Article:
Friday, 25 December 2009
Thursday, 24 December 2009
Beating to windward gets old fast. Bristol Rose has done plenty of that in the past 13 months. In anticipation of some downwind sailing across the Pacific, we had Soca Sails in Chaguaramas, Trinidad make us an asymetrical spinnaker.
These images captured our christening of the new sail and also a first for the crew; a new experience sailing with a spinnaker! Not bad for a first try in light winds, around 10 knots.
Sunday, 20 December 2009
The Carribean Islanders love their music and they love it played very loud and into the wee hours of the morning. Sound seems to travel better over an anchorage at 4:00am.
In the Dominican Republic and. Puerto Rico we enjoyed Salsa, the Leeward and Windward Islands imported Soca from Trinidad and Reggae from Jamaica. On hair-raising bus rides, we are comforted with gospel music in vehicles christened "God is Love" and "Jesus is on Our Side". During Carnival, Pan Bands work their symphonic steel magic along with Soca and Calypso performances. In Trinidad and Puerto Rico we were also serenaded with Karaoke. Leading up to Christmas, Trinidad rocks to parang, with a humorous twist on the Christmas theme with titles like "Santa got no wife".
We thought we had heard it all before we arrived in St Lucia. Sitting down to a local lunch in Vieux Fort the DJ cranks up the volume and out comes American Country and Western. This is not just limited to one venue, sounds of Johnny Cash and a host of the Nashville greats fill the air with classics from the past.
On Saturday, day and night, the anchorage is filled with C&W music; much more than a dash, we got the full menu until 6:00am. As we've come to expect, at full volume, making sleep restless if not impossible. The roosters' chorus is drowned out. It's 8:00am now and only the dogs are barking.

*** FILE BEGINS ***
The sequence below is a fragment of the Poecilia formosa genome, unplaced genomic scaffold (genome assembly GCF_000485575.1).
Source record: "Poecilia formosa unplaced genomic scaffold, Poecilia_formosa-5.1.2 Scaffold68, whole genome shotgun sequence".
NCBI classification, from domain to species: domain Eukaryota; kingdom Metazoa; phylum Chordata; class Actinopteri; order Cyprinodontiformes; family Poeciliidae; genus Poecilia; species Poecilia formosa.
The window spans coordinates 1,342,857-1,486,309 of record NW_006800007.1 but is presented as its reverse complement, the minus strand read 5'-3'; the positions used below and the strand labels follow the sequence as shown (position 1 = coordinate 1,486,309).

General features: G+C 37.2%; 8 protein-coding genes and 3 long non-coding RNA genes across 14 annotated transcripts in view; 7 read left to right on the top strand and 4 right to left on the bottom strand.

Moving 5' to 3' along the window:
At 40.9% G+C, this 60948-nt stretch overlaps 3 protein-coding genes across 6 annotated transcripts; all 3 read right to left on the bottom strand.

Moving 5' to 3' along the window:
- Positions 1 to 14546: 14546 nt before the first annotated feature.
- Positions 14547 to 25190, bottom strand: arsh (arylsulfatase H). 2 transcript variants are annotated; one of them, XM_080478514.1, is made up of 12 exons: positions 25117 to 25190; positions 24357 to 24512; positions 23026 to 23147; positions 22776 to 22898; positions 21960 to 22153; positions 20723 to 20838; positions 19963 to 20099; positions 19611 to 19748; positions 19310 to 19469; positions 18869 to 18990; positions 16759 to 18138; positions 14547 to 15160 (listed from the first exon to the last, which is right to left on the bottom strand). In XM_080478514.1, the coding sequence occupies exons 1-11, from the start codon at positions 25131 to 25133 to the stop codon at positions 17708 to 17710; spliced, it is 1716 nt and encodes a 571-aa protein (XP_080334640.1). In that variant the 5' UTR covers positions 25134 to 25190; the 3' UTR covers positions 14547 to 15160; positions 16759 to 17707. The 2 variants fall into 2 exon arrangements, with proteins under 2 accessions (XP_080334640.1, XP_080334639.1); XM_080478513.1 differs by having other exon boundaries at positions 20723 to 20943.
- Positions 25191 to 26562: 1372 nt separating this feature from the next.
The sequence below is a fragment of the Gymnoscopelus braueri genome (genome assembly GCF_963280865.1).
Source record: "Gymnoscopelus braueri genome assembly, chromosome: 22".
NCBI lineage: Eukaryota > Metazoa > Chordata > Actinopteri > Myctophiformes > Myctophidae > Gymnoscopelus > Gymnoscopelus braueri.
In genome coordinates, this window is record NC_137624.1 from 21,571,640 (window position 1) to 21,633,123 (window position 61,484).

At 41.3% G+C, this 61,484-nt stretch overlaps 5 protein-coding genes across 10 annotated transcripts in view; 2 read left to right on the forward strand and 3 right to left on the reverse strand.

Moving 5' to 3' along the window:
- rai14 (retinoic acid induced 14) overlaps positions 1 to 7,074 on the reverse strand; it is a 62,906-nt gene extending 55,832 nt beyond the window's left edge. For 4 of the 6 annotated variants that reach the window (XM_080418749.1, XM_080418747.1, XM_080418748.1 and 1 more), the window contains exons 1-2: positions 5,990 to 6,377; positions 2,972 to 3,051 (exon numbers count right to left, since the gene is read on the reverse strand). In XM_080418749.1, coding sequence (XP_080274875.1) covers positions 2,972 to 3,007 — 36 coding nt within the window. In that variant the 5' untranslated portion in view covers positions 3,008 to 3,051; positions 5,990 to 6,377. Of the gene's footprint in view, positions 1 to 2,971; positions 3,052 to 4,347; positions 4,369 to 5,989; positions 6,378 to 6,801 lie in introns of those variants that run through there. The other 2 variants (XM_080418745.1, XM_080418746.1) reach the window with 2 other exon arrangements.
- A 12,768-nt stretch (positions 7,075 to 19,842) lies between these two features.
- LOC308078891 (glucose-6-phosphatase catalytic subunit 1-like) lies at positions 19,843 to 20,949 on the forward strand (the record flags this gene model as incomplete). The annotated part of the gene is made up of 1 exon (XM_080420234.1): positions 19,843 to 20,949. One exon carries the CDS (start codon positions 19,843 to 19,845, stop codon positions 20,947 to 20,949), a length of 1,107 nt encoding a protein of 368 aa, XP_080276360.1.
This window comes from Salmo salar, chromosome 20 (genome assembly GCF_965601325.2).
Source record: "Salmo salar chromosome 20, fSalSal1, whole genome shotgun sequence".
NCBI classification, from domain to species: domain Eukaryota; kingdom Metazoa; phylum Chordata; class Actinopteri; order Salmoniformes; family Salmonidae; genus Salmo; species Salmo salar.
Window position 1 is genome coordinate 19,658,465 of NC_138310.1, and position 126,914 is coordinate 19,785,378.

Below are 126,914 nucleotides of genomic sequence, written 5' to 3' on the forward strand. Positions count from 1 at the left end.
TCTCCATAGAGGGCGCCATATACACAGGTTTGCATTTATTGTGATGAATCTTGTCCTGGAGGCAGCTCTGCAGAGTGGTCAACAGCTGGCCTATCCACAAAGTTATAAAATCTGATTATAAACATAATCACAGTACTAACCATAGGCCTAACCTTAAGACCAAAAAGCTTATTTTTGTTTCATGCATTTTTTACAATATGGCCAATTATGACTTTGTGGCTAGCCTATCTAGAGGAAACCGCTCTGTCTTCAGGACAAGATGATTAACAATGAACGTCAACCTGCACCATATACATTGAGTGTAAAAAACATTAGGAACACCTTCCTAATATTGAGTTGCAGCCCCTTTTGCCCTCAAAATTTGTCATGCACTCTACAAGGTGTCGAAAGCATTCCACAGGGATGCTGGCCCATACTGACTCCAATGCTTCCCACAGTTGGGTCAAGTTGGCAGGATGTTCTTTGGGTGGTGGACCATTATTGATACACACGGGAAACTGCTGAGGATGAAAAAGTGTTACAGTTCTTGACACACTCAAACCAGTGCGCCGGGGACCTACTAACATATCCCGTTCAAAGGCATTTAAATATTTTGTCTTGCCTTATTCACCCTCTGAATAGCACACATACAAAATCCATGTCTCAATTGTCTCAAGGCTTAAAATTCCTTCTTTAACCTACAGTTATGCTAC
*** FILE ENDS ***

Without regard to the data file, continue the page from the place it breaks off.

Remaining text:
Friday, 18 December 2009
St. Vincent passes slowly as we check our paper charts and portable GPS and search the horizon for signs of other vessels. Only fishermen in small boats are out here, perhaps wondering if we are mad, flailing about. Light fades, it’s painfully slow going. Time to cook up some sausages and hot dogs. It will be a long night, come what may.
We take 3 hour watches in pairs. Once we leave St. Vincent behind we pick up to 4 knots, off and on. Then as we get closer to St. Lucia we’re sailing at 6 knots. We turn our instruments on as we approach St. Lucia’s southern coast.
It’s 1:00am on Friday. It’s taken us 18 hours but we’ve made it safely into Vieux Fort. Fortunately, this is one of the easier anchorages we have negotiated in the dark and there are only 3 other boats anchored. As Robert and Owen drop the anchor, Elliot drops the mainsail. Nicely done, and no tow needed after all.
Monday, 7 December 2009
On our way south to Trinidad we had a wonderful time here and wanted to share the experience with our sons, Owen and Elliot.
Sitting at anchor in Mayreau this morning, the weather is not cooperating; high winds and building seas. I have been thinking that our stop in the Cays may be a disappointment. After a short beat of about an hour from Saline Bay, past Saltwhistle Bay and around the northern tip of Mayreau to the mooring area of the Cays, we found the water looks as perfect as we remembered. The boys jumped into the dinghy to secure our lines to the mooring ball and once that was done, dived off Bristol Rose into the tourquoise water.
Within minutes they were swimming with the turtles. The turtles, large and small, graze peacefully on the turtle grass. This is a marine park and they seemed perfectly comfortable with their audience. Elliot and Owen were able to gently touch their backs as they grazed on the turtle grass.
We picked the boys up in the dinghy to snorkel further out on the reef. Despite the windy conditions the water is quite clear. Trish snorkeled with a nurse shark today, although she didn't know it until later!
To finish off a perfect day in the islands we cooked fresh fish we purchased earlier from one of the local vendors who come along side in their boats. Tomorrow morning we are off to Bequia, about 20 miles north (23 degrees).